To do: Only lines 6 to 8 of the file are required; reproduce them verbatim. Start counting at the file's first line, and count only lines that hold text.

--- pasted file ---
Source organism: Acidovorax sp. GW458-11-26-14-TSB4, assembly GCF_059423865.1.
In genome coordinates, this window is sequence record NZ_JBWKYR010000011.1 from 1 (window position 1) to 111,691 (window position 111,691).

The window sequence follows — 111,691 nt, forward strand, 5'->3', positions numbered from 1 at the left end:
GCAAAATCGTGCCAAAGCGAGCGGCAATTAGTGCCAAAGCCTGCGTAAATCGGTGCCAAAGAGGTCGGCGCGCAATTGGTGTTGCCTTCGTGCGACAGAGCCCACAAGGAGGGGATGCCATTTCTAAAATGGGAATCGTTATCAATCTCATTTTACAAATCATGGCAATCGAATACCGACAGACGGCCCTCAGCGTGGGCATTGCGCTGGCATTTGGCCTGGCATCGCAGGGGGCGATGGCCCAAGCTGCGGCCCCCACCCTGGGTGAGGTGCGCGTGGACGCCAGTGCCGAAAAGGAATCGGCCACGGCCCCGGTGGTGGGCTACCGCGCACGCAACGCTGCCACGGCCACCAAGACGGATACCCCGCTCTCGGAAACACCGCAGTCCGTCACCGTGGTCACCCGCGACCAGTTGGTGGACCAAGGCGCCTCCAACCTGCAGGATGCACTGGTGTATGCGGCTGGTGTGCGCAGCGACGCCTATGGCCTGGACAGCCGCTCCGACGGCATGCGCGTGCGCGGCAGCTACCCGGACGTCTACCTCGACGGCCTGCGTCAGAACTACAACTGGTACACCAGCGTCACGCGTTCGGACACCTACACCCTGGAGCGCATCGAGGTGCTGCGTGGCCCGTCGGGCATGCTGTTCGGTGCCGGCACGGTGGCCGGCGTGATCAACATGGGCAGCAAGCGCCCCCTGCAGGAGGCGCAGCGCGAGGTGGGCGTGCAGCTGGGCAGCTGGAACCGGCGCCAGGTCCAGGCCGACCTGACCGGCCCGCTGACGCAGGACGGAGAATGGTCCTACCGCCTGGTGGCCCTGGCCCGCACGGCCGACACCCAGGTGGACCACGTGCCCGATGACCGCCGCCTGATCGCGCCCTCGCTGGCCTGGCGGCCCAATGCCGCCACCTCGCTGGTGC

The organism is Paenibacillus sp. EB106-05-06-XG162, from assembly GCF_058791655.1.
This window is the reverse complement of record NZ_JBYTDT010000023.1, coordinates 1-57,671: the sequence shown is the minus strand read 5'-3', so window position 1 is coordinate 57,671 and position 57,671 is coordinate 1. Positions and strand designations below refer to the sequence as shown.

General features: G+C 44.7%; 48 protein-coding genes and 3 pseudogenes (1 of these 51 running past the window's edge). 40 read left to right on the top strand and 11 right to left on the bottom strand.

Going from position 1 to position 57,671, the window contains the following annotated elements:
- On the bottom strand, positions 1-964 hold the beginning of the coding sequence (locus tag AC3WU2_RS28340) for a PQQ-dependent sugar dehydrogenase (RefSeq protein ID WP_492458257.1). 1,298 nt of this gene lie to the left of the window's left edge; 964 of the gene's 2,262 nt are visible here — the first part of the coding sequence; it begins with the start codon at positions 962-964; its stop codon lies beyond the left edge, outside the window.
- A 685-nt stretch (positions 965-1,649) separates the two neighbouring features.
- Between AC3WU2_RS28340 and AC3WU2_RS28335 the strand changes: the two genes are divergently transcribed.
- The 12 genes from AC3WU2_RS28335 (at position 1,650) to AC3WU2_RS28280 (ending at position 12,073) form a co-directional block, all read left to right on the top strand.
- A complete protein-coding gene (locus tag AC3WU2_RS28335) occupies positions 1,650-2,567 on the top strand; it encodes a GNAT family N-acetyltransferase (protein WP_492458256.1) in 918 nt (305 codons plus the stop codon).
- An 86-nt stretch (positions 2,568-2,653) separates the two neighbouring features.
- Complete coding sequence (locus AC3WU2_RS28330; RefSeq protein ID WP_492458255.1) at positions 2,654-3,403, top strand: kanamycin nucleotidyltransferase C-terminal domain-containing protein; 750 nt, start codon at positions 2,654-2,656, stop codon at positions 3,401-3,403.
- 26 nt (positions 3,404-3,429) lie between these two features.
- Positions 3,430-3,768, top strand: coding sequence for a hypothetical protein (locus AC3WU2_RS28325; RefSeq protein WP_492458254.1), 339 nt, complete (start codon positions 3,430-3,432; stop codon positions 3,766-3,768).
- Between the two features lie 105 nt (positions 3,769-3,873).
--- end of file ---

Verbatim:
This window is the reverse complement of record NZ_JBYTDT010000023.1, coordinates 1-57,671: the sequence shown is the minus strand read 5'-3', so window position 1 is coordinate 57,671 and position 57,671 is coordinate 1. Positions and strand designations below refer to the sequence as shown.

General features: G+C 44.7%; 48 protein-coding genes and 3 pseudogenes (1 of these 51 running past the window's edge). 40 read left to right on the top strand and 11 right to left on the bottom strand.

Going from position 1 to position 57,671, the window contains the following annotated elements: